“UNSW Engineering has above-average first-year female enrolments at 26% (the national average is closer to 17%), but we are actively recruiting women and have set a goal of boosting female enrolments to 30% by 2020,” says Coull.

The camp was truly amazing. I feel that I have come back a different person. It has been an experience that will stick with me for the rest of my life and I will never forget the impact it has had on me.”

Marianna Saill-Dilnot, Women in Engineering Camper 2018

The far-reaching aim of the WIE Camp is the hope that more women will become engineers in Australia and address the major gender imbalance in the industry. Traditionally, women have been under-represented in engineering. However, in recent years, more and more companies and universities are recognising the importance of a balanced approach and the value of diversity.

“This camp is one of the ways we are working towards achieving that target and I think it’s incredibly impactful in helping shape the girls’ futures, open up possibilities and consolidate what a career in STEM might look like for them.”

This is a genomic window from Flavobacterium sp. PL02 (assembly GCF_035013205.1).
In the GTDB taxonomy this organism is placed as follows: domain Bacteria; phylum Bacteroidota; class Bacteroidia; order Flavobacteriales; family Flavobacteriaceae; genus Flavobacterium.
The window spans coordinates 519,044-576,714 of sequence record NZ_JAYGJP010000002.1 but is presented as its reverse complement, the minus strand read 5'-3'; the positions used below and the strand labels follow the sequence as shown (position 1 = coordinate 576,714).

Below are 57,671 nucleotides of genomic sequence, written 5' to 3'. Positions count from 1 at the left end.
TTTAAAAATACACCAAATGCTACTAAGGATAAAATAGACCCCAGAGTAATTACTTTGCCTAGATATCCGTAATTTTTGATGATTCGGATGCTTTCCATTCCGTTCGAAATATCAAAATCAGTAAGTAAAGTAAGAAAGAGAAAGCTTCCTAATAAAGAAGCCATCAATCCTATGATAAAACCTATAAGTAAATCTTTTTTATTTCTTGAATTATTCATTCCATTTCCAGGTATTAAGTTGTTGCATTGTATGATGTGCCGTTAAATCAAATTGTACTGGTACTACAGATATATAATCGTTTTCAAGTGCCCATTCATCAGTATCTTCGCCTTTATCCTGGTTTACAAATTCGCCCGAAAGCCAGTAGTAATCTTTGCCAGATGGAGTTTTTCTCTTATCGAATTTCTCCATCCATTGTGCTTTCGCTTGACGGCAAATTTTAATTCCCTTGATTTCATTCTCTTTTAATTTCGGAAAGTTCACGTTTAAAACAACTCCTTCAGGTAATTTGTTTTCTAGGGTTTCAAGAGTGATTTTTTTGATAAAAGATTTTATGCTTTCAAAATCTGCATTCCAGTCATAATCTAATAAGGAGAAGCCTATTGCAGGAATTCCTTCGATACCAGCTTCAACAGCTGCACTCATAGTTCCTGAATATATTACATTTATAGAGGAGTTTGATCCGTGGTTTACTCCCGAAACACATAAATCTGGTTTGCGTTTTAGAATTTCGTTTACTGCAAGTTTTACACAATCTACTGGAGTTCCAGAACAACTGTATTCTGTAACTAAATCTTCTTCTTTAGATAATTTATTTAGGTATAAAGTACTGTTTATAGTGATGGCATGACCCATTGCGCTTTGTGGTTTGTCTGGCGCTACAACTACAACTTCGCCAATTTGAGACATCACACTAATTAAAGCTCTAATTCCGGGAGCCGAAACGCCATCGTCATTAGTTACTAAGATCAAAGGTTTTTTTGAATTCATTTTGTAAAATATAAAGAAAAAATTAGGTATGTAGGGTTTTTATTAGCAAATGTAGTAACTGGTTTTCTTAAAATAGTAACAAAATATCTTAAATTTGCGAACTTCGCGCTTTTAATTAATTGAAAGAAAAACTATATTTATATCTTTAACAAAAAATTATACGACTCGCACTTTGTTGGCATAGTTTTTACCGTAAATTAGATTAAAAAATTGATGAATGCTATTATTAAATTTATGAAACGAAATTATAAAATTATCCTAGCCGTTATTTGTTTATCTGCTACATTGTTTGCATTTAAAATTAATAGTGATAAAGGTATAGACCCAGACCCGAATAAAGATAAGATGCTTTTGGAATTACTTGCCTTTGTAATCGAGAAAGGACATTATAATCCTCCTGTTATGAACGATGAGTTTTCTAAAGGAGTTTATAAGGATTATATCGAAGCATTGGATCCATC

One of the main activities during the camp is a humanitarian-themed week-long design project which aims to give participants a taste of how engineers apply their discipline knowledge to solve real-life problems every day.

There is an interesting fact that although women are underrepresented in engineering overall, they are overrepresented in humanitarian engineering jobs and research. “Women seem to be attracted to the idea of problem solving for people in their everyday lives,” continues Coull.

“They are often drawn towards collaborative projects that involve creativity and have a positive human impact, so giving a humanitarian theme to the design project draws them in in a way that they might not have pictured engineering before. It shows it is not all hard hats and building sites.”